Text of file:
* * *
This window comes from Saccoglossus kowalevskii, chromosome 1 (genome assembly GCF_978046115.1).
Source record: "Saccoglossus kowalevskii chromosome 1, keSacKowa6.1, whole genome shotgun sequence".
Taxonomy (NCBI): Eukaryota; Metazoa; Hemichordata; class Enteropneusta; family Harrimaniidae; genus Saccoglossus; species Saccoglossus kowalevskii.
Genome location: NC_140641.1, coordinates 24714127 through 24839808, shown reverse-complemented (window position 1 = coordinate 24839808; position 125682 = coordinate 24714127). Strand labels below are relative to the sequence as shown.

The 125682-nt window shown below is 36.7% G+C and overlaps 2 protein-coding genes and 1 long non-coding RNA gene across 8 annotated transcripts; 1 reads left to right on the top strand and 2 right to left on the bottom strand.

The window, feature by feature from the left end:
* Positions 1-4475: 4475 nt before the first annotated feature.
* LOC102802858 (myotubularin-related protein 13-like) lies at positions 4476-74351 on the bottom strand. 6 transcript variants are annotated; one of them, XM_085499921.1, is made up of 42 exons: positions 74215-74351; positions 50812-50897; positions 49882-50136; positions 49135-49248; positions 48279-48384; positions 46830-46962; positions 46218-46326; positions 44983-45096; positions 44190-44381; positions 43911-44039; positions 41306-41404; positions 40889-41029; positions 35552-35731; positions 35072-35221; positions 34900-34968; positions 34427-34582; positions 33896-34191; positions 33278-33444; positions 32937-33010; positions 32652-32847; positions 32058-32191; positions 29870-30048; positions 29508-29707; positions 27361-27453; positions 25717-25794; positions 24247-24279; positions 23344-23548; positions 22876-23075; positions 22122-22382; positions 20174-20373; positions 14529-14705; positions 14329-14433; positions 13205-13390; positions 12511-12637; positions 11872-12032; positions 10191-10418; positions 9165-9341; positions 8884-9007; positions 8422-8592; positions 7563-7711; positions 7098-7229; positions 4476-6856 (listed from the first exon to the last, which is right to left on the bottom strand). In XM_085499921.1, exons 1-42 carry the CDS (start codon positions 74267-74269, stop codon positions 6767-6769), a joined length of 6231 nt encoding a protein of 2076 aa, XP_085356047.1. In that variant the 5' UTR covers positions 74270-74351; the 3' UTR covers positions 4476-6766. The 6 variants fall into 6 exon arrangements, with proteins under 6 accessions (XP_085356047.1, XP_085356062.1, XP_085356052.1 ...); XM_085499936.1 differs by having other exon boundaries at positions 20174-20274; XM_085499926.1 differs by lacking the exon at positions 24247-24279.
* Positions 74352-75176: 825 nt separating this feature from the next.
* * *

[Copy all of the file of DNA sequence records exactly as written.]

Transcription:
This window comes from Saccoglossus kowalevskii, chromosome 1 (genome assembly GCF_978046115.1).
Source record: "Saccoglossus kowalevskii chromosome 1, keSacKowa6.1, whole genome shotgun sequence".
Taxonomy (NCBI): Eukaryota; Metazoa; Hemichordata; class Enteropneusta; family Harrimaniidae; genus Saccoglossus; species Saccoglossus kowalevskii.
Genome location: NC_140641.1, coordinates 24714127 through 24839808, shown reverse-complemented (window position 1 = coordinate 24839808; position 125682 = coordinate 24714127). Strand labels below are relative to the sequence as shown.

The 125682-nt window shown below is 36.7% G+C and overlaps 2 protein-coding genes and 1 long non-coding RNA gene across 8 annotated transcripts; 1 reads left to right on the top strand and 2 right to left on the bottom strand.

The window, feature by feature from the left end:
* Positions 1-4475: 4475 nt before the first annotated feature.
* LOC102802858 (myotubularin-related protein 13-like) lies at positions 4476-74351 on the bottom strand. 6 transcript variants are annotated; one of them, XM_085499921.1, is made up of 42 exons: positions 74215-74351; positions 50812-50897; positions 49882-50136; positions 49135-49248; positions 48279-48384; positions 46830-46962; positions 46218-46326; positions 44983-45096; positions 44190-44381; positions 43911-44039; positions 41306-41404; positions 40889-41029; positions 35552-35731; positions 35072-35221; positions 34900-34968; positions 34427-34582; positions 33896-34191; positions 33278-33444; positions 32937-33010; positions 32652-32847; positions 32058-32191; positions 29870-30048; positions 29508-29707; positions 27361-27453; positions 25717-25794; positions 24247-24279; positions 23344-23548; positions 22876-23075; positions 22122-22382; positions 20174-20373; positions 14529-14705; positions 14329-14433; positions 13205-13390; positions 12511-12637; positions 11872-12032; positions 10191-10418; positions 9165-9341; positions 8884-9007; positions 8422-8592; positions 7563-7711; positions 7098-7229; positions 4476-6856 (listed from the first exon to the last, which is right to left on the bottom strand). In XM_085499921.1, exons 1-42 carry the CDS (start codon positions 74267-74269, stop codon positions 6767-6769), a joined length of 6231 nt encoding a protein of 2076 aa, XP_085356047.1. In that variant the 5' UTR covers positions 74270-74351; the 3' UTR covers positions 4476-6766. The 6 variants fall into 6 exon arrangements, with proteins under 6 accessions (XP_085356047.1, XP_085356062.1, XP_085356052.1 ...); XM_085499936.1 differs by having other exon boundaries at positions 20174-20274; XM_085499926.1 differs by lacking the exon at positions 24247-24279.
* Positions 74352-75176: 825 nt separating this feature from the next.